If you're building a simulation of a grocery store, you don't care why a shopper picks up Captain Crunch over Wheaties. You just know that they do, probably have some sort of randomization based on past behavior and sales figures. You may have some fallbacks such as what cereal they will buy if their favorite is out. You can also increase sales percentages based on where the cereal is located (endcaps are a big sales boost) and so on. But end of the day simulations don't care why something happens, they just care about the impact it has on the grocery store and overall sales.
Oh, I don't agree with that! One of the primary reasons for simulation is in order to understand the system being simulated. You build a model, and to the degree that the simulation mirrors the system's behavior you can then hypothesize that the model is representative, internally, of processes present in the actual system. This is the ENTIRE THRUST practically of climate modeling for instance. Same with simulations of industrial chemical processes, for example. I mean, sure, sometimes you don't care, often you REALLY REALLY DO. If the object is playing an RPG, OK, you are probably not that concerned with improving your understanding of reality.
Why would they be? We aren't attempting to simulate training for the Olympics. Being really, really good at fighting doesn't mean you suddenly know how to pole vault. You have a bit of an edge if it's something you have training in because your proficiency bonus goes up. Your long jump increases if you've been pumping iron and are stronger.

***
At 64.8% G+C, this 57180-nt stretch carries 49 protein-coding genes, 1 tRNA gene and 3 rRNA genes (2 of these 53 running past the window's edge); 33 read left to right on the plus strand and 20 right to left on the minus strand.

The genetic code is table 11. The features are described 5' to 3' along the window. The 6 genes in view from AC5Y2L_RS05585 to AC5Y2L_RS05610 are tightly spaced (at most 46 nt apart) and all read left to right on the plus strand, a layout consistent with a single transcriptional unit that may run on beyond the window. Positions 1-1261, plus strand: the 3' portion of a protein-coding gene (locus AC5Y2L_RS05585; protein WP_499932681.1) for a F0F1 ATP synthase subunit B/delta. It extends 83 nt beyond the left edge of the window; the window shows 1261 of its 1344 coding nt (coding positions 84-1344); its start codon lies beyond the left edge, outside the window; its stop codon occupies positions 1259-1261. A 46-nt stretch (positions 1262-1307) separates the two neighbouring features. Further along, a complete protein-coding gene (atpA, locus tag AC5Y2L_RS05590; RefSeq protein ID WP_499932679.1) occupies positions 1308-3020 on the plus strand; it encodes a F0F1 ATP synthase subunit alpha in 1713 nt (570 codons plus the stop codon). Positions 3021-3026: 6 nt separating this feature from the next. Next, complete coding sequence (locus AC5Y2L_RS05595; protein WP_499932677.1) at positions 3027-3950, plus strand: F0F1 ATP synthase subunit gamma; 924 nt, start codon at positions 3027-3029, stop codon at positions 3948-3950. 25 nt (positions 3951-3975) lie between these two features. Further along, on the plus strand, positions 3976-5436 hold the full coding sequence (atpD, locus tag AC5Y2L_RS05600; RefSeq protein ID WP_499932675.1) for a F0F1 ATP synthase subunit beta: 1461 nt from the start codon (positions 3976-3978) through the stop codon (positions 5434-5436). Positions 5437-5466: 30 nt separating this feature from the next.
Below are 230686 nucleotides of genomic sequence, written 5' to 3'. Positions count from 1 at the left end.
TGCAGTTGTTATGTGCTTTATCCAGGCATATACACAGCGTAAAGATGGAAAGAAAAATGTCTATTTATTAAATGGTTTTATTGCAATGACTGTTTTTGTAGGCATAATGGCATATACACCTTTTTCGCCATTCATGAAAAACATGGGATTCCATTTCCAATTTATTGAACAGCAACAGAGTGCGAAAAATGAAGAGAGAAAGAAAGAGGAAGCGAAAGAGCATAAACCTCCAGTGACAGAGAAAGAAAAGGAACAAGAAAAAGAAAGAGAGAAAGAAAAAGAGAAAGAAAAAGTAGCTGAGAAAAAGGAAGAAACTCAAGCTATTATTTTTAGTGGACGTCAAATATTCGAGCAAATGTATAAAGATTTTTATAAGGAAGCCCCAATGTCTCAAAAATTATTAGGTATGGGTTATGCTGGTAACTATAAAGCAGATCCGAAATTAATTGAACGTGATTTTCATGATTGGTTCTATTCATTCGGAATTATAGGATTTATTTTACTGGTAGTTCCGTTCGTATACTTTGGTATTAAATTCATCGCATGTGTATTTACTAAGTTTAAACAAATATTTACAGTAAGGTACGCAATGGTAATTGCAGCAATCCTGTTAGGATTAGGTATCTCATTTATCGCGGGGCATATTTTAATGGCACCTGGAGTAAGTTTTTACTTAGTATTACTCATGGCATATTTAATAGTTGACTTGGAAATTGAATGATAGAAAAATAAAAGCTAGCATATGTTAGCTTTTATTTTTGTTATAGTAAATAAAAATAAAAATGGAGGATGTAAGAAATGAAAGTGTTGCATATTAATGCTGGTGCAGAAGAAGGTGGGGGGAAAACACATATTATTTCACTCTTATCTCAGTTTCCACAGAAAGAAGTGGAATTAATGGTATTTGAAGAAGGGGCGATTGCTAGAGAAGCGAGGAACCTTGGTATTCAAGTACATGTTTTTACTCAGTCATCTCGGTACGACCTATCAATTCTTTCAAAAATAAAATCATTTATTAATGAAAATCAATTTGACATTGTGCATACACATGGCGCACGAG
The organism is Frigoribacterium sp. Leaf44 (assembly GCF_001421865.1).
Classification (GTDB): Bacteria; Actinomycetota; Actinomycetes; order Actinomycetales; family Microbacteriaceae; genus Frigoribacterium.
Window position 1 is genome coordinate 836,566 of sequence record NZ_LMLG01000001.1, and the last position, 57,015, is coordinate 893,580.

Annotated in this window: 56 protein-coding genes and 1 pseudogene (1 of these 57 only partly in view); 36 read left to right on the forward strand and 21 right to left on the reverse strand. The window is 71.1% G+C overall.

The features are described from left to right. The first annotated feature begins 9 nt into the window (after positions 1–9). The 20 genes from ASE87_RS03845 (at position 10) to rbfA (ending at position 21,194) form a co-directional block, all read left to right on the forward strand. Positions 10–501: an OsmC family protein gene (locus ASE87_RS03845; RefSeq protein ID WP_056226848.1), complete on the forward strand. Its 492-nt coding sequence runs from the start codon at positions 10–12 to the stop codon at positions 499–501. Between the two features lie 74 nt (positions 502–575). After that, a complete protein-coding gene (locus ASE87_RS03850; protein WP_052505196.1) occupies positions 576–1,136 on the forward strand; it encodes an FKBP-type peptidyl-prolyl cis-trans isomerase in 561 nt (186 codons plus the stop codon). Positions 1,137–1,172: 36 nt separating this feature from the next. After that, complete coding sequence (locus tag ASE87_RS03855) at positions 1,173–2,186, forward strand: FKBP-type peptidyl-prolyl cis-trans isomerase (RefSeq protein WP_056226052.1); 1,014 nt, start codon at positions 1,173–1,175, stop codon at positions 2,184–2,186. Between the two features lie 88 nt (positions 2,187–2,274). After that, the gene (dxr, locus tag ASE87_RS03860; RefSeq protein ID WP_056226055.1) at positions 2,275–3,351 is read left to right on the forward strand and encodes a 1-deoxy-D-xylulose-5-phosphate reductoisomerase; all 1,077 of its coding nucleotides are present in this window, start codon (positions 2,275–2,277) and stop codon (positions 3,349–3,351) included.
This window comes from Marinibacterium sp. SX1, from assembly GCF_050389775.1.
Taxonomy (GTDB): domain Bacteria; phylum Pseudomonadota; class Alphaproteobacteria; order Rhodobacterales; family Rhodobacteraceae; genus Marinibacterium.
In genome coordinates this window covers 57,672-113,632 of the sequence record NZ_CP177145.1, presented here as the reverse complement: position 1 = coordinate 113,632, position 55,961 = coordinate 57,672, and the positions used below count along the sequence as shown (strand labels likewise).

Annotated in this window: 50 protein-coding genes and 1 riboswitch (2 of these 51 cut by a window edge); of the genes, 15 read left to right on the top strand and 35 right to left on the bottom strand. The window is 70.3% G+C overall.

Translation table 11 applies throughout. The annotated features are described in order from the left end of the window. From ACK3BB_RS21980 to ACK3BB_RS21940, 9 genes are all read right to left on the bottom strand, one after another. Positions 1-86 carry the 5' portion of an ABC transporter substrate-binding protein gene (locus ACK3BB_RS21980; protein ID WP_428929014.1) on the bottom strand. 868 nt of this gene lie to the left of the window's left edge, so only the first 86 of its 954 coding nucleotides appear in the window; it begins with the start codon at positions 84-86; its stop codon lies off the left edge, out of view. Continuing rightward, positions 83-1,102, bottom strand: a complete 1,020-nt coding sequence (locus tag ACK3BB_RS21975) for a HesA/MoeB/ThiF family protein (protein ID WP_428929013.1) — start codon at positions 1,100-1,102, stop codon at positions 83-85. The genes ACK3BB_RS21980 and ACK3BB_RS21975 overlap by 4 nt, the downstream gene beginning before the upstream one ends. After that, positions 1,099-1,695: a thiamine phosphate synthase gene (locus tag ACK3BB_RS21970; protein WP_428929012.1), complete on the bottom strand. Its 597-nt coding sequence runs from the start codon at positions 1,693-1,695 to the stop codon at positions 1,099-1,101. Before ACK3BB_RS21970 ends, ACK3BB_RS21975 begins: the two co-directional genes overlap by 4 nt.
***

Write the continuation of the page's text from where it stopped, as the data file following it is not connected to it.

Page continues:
But we certainly do have a wide variety of situations that characters in a typical D&D game find themselves in where the speed and power needed to stand up to a dragon in melee combat would be a HUGE benefit, yet the character is just depicted as a (albeit fairly exceptional) normal human. Being strong enough to push back on a dragon when it decides to just walk over top of you, at 10 tons, certainly would have serious implications!
But you're also talking specific game mechanic implementation, which I think is a bit of a red herring. The game simplifies a lot of things, I never said it was a particularly good simulation in all aspects.

But the posts that I see arguing against simulation is that it's not real world or the simulation doesn't tell us why something happens. I'm saying I don't think it matters, you can simulate things that are only proposed. We don't care why something happens, we just care that events happen and what is the reaction to those events. It doesn't matter why grocery shopper #4053 buys as many groceries as they do, it just matters how we can efficiently restock the shelves and whether or not it's going to cause a backlog at the cash register.